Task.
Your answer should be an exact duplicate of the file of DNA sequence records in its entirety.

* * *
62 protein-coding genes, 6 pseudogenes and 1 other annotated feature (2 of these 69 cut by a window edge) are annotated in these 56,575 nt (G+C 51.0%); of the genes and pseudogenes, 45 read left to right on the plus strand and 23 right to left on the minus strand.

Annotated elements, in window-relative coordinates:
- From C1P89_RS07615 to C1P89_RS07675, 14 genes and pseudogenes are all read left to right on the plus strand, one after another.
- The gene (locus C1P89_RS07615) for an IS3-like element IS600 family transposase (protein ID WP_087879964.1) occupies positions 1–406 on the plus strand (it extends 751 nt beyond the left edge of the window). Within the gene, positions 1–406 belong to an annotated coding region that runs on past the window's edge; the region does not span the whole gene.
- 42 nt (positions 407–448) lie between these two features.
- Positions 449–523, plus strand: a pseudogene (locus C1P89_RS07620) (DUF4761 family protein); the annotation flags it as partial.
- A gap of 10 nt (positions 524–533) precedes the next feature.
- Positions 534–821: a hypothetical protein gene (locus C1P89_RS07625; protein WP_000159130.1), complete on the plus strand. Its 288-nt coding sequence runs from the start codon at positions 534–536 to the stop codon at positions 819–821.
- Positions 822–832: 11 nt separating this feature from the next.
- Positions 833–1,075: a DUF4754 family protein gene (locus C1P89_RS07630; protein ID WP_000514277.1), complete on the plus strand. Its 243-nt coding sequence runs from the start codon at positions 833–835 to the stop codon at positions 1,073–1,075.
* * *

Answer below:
62 protein-coding genes, 6 pseudogenes and 1 other annotated feature (2 of these 69 cut by a window edge) are annotated in these 56,575 nt (G+C 51.0%); of the genes and pseudogenes, 45 read left to right on the plus strand and 23 right to left on the minus strand.

Annotated elements, in window-relative coordinates:
- From C1P89_RS07615 to C1P89_RS07675, 14 genes and pseudogenes are all read left to right on the plus strand, one after another.
- The gene (locus C1P89_RS07615) for an IS3-like element IS600 family transposase (protein ID WP_087879964.1) occupies positions 1–406 on the plus strand (it extends 751 nt beyond the left edge of the window). Within the gene, positions 1–406 belong to an annotated coding region that runs on past the window's edge; the region does not span the whole gene.
- 42 nt (positions 407–448) lie between these two features.
- Positions 449–523, plus strand: a pseudogene (locus C1P89_RS07620) (DUF4761 family protein); the annotation flags it as partial.
- A gap of 10 nt (positions 524–533) precedes the next feature.
- Positions 534–821: a hypothetical protein gene (locus C1P89_RS07625; protein WP_000159130.1), complete on the plus strand. Its 288-nt coding sequence runs from the start codon at positions 534–536 to the stop codon at positions 819–821.
- Positions 822–832: 11 nt separating this feature from the next.
- Positions 833–1,075: a DUF4754 family protein gene (locus C1P89_RS07630; protein ID WP_000514277.1), complete on the plus strand. Its 243-nt coding sequence runs from the start codon at positions 833–835 to the stop codon at positions 1,073–1,075.